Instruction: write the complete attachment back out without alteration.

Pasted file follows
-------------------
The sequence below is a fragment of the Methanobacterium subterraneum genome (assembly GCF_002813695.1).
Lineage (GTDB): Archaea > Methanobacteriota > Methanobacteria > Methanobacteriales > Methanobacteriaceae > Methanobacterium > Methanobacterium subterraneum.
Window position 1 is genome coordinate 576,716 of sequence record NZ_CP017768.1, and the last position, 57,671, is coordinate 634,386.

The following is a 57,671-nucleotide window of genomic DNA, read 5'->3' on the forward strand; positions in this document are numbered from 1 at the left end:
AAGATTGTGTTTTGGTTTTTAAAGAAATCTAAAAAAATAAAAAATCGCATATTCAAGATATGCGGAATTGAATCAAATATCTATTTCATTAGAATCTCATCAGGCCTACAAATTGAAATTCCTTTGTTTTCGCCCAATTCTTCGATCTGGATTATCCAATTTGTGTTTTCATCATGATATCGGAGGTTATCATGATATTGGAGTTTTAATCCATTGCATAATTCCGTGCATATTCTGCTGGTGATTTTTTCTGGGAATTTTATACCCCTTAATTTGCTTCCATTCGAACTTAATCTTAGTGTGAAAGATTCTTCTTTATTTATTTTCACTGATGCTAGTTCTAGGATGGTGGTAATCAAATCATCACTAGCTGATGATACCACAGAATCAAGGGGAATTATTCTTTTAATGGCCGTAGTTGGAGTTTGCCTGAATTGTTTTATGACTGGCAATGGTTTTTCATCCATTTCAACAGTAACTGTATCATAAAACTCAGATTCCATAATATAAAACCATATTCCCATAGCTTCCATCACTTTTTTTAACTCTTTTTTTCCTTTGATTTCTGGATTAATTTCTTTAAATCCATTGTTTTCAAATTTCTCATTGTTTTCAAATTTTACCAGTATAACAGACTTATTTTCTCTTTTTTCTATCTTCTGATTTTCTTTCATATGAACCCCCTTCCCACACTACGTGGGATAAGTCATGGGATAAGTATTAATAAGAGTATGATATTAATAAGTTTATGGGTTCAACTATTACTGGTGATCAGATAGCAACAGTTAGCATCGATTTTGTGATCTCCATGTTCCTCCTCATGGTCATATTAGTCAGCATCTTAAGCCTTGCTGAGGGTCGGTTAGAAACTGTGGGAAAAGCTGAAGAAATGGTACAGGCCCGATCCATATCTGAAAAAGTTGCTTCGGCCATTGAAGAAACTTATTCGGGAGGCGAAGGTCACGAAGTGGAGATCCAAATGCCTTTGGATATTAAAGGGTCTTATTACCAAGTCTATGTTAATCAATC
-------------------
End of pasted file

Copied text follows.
The sequence below is a fragment of the Methanobacterium subterraneum genome (assembly GCF_002813695.1).
Lineage (GTDB): Archaea > Methanobacteriota > Methanobacteria > Methanobacteriales > Methanobacteriaceae > Methanobacterium > Methanobacterium subterraneum.
Window position 1 is genome coordinate 576,716 of sequence record NZ_CP017768.1, and the last position, 57,671, is coordinate 634,386.

The following is a 57,671-nucleotide window of genomic DNA, read 5'->3' on the forward strand; positions in this document are numbered from 1 at the left end:
AAGATTGTGTTTTGGTTTTTAAAGAAATCTAAAAAAATAAAAAATCGCATATTCAAGATATGCGGAATTGAATCAAATATCTATTTCATTAGAATCTCATCAGGCCTACAAATTGAAATTCCTTTGTTTTCGCCCAATTCTTCGATCTGGATTATCCAATTTGTGTTTTCATCATGATATCGGAGGTTATCATGATATTGGAGTTTTAATCCATTGCATAATTCCGTGCATATTCTGCTGGTGATTTTTTCTGGGAATTTTATACCCCTTAATTTGCTTCCATTCGAACTTAATCTTAGTGTGAAAGATTCTTCTTTATTTATTTTCACTGATGCTAGTTCTAGGATGGTGGTAATCAAATCATCACTAGCTGATGATACCACAGAATCAAGGGGAATTATTCTTTTAATGGCCGTAGTTGGAGTTTGCCTGAATTGTTTTATGACTGGCAATGGTTTTTCATCCATTTCAACAGTAACTGTATCATAAAACTCAGATTCCATAATATAAAACCATATTCCCATAGCTTCCATCACTTTTTTTAACTCTTTTTTTCCTTTGATTTCTGGATTAATTTCTTTAAATCCATTGTTTTCAAATTTCTCATTGTTTTCAAATTTTACCAGTATAACAGACTTATTTTCTCTTTTTTCTATCTTCTGATTTTCTTTCATATGAACCCCCTTCCCACACTACGTGGGATAAGTCATGGGATAAGTATTAATAAGAGTATGATATTAATAAGTTTATGGGTTCAACTATTACTGGTGATCAGATAGCAACAGTTAGCATCGATTTTGTGATCTCCATGTTCCTCCTCATGGTCATATTAGTCAGCATCTTAAGCCTTGCTGAGGGTCGGTTAGAAACTGTGGGAAAAGCTGAAGAAATGGTACAGGCCCGATCCATATCTGAAAAAGTTGCTTCGGCCATTGAAGAAACTTATTCGGGAGGCGAAGGTCACGAAGTGGAGATCCAAATGCCTTTGGATATTAAAGGGTCTTATTACCAAGTCTATGTTAATCAATC